The one who is also nicknamed “the queen of Kabrousse”, born in 1920 in this small village in the south of the country, and died in 1944 in Timbuktu, in present-day Mali, embodies the anti-colonial struggle in Senegal and has become the heroine most famous of Casamance, a territory sandwiched between Gambia to the north and Guinea-Bissau to the south.
The boat that shuttles between Dakar and Casamance bears her name, as does the university residence for girls in the Senegalese capital, schools and stadiums.
In 2020, French playwright Karine Silla wrote a fictional book about the character. On the cover, the photo of a young woman posing proudly, arms crossed, bare breasts, pipe in mouth. In her village or in the universities, no one can say if it is about her.
In Kabrousse, it’s the end of the rainy season. The sun’s rays break through threatening clouds. A light breeze makes the leaves of the trees dance. A few dogs are barking. Children bicker and scream. In a few hours, the inhabitants – of animist belief – will meet to pray in the village square and exercise “the fetish” that Aline Sitoé Diatta taught them, that of bringing down the rain, essential for growing rice.
Here, everyone knows the story of the young woman, deported by the French at the age of 24 to distant Timbuktu, more than 2,300 km away, because she was suspected of fomenting a rebellion against the colonial power. However, Matar Sambaïsseu Diatta, the village chief, assures him: “She never opposed the colonial intrusion. At the time, many people came to consult her and the colonists believed that she represented a danger. Her story was later rewritten”.
This version is also shared by the anthropologist Jean Diédhiou, teacher-researcher at the University of Ziguinchor, who evokes “a memory contradiction” and “a rewriting of history for political ends”. For him, “Aline Sitoé Diatta was a priestess like there were others in Casamance”. Gold, “each village in the region is independent and has its own cults”and she never incited to rise up against the former colonial power.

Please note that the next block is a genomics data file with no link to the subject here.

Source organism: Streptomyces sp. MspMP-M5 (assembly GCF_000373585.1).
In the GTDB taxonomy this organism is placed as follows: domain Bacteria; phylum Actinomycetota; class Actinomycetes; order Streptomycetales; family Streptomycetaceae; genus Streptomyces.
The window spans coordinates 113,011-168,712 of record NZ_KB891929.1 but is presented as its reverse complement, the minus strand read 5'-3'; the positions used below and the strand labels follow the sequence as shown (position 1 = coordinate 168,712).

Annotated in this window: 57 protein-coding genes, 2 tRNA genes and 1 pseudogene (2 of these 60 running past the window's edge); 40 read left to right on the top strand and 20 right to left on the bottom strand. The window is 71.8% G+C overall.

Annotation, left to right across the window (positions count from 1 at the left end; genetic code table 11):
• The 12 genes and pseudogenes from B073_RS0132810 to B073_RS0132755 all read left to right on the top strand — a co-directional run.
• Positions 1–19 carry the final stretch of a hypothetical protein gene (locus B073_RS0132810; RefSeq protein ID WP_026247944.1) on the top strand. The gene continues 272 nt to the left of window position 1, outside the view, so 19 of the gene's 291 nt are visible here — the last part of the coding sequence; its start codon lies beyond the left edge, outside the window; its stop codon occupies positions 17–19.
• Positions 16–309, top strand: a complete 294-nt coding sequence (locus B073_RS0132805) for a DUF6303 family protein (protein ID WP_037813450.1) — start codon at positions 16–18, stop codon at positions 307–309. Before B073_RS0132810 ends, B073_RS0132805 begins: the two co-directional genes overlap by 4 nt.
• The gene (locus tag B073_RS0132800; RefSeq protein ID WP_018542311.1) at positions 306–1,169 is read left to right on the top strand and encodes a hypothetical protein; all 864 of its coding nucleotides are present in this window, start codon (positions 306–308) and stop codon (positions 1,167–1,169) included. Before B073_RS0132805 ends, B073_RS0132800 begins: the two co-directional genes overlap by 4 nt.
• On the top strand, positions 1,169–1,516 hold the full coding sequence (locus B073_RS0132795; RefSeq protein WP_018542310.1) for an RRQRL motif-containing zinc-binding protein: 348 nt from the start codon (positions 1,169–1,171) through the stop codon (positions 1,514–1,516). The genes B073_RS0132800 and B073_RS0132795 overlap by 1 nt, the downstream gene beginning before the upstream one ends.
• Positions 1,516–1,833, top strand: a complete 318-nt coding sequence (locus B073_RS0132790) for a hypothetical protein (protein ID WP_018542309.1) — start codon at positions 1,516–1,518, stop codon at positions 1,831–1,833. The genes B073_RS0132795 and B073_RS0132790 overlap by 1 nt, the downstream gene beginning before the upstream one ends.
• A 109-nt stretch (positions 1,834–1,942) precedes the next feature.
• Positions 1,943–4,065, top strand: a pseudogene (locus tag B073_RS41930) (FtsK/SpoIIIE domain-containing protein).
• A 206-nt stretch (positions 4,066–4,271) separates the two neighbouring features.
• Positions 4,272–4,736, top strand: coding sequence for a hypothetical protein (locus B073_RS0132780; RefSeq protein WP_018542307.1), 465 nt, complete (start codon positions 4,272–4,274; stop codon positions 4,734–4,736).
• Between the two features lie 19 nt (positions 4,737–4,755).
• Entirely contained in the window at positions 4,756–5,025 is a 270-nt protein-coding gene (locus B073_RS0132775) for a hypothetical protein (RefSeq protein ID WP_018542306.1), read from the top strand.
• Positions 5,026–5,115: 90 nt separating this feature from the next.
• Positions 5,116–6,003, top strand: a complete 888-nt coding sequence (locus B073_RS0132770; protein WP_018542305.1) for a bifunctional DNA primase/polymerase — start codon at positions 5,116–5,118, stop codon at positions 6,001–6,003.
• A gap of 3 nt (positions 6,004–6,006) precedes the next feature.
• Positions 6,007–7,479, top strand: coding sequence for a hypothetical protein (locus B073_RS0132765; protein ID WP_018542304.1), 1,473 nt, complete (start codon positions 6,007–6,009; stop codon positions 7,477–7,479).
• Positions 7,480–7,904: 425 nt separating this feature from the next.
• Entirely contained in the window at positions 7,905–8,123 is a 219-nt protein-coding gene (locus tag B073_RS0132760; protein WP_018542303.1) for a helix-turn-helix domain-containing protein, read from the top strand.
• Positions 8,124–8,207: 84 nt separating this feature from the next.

On the other hand, it called for the spirituality of the ancestors and incited civil disobedience to oppose the requisitions of rice, a compulsory tax at the time. “Her status, she holds it from her arrest and her exile, and from the place that the colonists gave her. This is what I call the paradox of post-colonization. We are taking back what the colonists gave us inherited”believes Mr. Diédhiou.
The figure of Aline Sitoé Diatta entered the collective memory in the 1970s and 1980s through radio broadcasts presented by Father Augustin Diamacoune Senghor, a priest and separatist leader from Casamance, before being popularized by left-wing movements. in search of figures of the fight against colonization.
“For politicized young people in the 70s and 80s, Aline Sitoé Diatta was one of the essential references. We fought to rehabilitate our national heroes and we created a prize that bore her name to reward those who worked for the emancipation of women” , remembers Fatoumata Sow, journalist and founding member of the Yewwu Yewwi movement for the liberation of women. “She embodied the values of resistance, gender equality and the social advancement of women”she continues.
His belonging to the Diola people, an ethnic group from Casamance, served to cement national unity, while a secessionist armed rebellion claimed independence for the region from the 1980s, recalls Alioune Tine, a figure in civil society. in Senegal. He recalls the importance for the Senegalese “to have heroes in the different regions, with communities that can identify with them, and heroines, for women”.
In Cap Skirring, a tourist town near Kabrousse, Kani Ba, a 40-year-old Frenchwoman whose family is originally from Senegal, sits at a table in her camp. “I returned to my land because Aline Sitoé Diatta came from here. I wanted to see where she had lived, to feel her energy”she says. “In France, we highlight women, but rarely black women. It is necessary and vital to have Afro-descendant heroines who help us move forward. Life is simpler when we assume our identity”she explains.
In the footsteps of Aline Sitoé Diatta, mysterious anti-colonial heroine